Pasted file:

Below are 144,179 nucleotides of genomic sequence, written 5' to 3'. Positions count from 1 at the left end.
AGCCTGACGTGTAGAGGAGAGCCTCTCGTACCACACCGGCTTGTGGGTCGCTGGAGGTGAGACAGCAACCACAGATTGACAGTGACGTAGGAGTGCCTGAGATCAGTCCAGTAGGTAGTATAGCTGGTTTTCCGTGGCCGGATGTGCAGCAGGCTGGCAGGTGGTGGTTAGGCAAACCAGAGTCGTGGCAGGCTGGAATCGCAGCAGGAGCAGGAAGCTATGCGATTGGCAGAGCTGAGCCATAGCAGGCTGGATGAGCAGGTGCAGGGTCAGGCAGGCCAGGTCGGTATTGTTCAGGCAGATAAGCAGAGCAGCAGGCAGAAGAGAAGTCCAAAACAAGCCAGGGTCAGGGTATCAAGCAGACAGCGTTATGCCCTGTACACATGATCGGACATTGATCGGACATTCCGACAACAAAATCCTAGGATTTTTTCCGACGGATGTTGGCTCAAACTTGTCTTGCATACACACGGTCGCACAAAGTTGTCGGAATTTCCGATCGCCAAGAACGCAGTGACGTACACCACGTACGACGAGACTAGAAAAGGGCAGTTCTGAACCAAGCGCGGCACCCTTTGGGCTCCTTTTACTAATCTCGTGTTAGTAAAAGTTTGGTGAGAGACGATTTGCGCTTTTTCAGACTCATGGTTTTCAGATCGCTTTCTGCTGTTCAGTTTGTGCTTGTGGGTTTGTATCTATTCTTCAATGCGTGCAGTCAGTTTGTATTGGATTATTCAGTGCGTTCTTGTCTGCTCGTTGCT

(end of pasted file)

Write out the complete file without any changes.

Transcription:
Below are 144,179 nucleotides of genomic sequence, written 5' to 3'. Positions count from 1 at the left end.
AGCCTGACGTGTAGAGGAGAGCCTCTCGTACCACACCGGCTTGTGGGTCGCTGGAGGTGAGACAGCAACCACAGATTGACAGTGACGTAGGAGTGCCTGAGATCAGTCCAGTAGGTAGTATAGCTGGTTTTCCGTGGCCGGATGTGCAGCAGGCTGGCAGGTGGTGGTTAGGCAAACCAGAGTCGTGGCAGGCTGGAATCGCAGCAGGAGCAGGAAGCTATGCGATTGGCAGAGCTGAGCCATAGCAGGCTGGATGAGCAGGTGCAGGGTCAGGCAGGCCAGGTCGGTATTGTTCAGGCAGATAAGCAGAGCAGCAGGCAGAAGAGAAGTCCAAAACAAGCCAGGGTCAGGGTATCAAGCAGACAGCGTTATGCCCTGTACACATGATCGGACATTGATCGGACATTCCGACAACAAAATCCTAGGATTTTTTCCGACGGATGTTGGCTCAAACTTGTCTTGCATACACACGGTCGCACAAAGTTGTCGGAATTTCCGATCGCCAAGAACGCAGTGACGTACACCACGTACGACGAGACTAGAAAAGGGCAGTTCTGAACCAAGCGCGGCACCCTTTGGGCTCCTTTTACTAATCTCGTGTTAGTAAAAGTTTGGTGAGAGACGATTTGCGCTTTTTCAGACTCATGGTTTTCAGATCGCTTTCTGCTGTTCAGTTTGTGCTTGTGGGTTTGTATCTATTCTTCAATGCGTGCAGTCAGTTTGTATTGGATTATTCAGTGCGTTCTTGTCTGCTCGTTGCT